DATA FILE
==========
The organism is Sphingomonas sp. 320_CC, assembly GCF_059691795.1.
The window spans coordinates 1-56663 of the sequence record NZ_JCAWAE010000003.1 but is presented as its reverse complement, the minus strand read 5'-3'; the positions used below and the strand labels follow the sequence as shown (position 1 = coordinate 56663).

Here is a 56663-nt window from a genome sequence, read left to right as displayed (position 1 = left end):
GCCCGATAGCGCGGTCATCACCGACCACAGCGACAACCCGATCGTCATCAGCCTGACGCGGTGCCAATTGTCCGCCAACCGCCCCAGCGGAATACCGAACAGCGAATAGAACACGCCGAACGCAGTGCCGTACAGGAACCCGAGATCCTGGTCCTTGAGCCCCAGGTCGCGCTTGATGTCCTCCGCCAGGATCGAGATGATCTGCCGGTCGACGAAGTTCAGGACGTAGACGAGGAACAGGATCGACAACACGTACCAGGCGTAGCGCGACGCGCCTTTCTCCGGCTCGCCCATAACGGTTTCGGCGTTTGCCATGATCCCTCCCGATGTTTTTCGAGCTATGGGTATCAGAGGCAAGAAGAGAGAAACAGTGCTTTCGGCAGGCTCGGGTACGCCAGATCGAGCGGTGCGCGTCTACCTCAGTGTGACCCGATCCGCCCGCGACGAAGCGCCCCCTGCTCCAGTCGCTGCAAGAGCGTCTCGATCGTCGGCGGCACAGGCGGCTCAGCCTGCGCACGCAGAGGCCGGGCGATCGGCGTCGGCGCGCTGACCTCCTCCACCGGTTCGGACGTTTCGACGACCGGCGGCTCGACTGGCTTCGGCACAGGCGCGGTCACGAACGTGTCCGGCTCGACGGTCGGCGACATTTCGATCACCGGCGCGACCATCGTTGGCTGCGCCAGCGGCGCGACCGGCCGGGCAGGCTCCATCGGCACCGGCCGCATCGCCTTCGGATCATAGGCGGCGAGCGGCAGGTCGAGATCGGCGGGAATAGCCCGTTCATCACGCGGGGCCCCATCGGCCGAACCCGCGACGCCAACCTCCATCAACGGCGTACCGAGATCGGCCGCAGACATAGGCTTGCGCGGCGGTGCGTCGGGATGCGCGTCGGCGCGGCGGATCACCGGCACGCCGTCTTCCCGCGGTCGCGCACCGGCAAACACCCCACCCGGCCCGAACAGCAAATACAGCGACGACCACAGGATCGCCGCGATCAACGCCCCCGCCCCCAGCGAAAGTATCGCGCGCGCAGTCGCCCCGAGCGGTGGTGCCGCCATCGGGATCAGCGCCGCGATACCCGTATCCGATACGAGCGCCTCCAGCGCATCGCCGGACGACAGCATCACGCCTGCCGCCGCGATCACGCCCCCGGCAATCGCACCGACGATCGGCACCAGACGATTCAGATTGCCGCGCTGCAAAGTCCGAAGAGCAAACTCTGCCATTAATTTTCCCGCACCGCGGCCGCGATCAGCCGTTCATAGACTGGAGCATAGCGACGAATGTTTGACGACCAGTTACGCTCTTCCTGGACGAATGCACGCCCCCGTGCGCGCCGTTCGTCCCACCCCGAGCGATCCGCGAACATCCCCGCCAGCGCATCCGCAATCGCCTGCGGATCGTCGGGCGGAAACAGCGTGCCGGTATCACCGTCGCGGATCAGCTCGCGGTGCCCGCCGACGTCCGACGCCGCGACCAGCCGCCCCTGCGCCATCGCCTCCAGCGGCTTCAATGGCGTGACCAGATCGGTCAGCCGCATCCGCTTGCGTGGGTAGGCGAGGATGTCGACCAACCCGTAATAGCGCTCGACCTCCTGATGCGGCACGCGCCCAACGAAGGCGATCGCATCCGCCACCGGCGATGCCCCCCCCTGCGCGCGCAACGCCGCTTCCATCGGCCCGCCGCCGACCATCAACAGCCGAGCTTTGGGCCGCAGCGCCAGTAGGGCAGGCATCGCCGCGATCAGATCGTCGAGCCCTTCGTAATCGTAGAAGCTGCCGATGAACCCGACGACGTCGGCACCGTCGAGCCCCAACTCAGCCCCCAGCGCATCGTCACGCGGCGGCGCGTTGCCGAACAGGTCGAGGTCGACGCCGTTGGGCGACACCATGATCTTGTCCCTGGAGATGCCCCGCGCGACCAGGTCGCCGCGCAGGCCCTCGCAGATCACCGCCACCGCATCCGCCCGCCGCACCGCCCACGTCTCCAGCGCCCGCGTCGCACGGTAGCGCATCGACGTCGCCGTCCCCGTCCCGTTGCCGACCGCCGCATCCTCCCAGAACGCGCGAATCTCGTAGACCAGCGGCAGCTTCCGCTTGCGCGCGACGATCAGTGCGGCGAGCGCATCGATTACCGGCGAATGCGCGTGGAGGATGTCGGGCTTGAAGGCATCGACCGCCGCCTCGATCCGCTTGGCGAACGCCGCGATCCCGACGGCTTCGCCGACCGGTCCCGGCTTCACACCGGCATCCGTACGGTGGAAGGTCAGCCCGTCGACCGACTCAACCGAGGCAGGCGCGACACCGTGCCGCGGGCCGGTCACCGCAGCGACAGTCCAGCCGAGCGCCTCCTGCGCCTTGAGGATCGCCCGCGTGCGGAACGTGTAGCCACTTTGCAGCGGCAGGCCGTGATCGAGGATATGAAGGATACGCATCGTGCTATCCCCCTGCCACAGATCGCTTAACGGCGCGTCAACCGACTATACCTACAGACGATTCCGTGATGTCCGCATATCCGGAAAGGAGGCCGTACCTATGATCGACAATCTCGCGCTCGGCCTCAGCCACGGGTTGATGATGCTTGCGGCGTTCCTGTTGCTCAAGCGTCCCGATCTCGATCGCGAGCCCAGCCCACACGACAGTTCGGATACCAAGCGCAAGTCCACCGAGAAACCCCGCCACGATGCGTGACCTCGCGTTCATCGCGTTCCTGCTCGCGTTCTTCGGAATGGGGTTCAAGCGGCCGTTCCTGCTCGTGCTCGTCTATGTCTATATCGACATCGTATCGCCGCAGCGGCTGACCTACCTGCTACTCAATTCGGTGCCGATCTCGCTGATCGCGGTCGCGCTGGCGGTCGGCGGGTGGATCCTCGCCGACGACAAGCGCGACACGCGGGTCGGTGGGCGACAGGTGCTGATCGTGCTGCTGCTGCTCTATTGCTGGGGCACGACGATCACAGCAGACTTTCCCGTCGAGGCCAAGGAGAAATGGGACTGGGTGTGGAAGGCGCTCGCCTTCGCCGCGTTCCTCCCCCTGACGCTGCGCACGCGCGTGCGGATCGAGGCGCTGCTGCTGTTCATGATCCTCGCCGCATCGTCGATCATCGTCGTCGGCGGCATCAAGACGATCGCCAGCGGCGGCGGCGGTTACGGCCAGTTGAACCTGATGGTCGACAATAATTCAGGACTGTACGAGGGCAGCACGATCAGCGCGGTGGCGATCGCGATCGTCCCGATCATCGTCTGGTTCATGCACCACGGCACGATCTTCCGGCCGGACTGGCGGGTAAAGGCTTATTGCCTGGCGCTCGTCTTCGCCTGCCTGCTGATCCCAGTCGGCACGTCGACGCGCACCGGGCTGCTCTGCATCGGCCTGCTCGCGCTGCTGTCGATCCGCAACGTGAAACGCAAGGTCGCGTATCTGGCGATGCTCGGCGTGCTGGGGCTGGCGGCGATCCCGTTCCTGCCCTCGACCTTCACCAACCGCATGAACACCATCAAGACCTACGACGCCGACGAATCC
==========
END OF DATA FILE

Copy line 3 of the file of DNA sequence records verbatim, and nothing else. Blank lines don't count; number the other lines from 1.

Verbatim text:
Here is a 56663-nt window from a genome sequence, read left to right as displayed (position 1 = left end):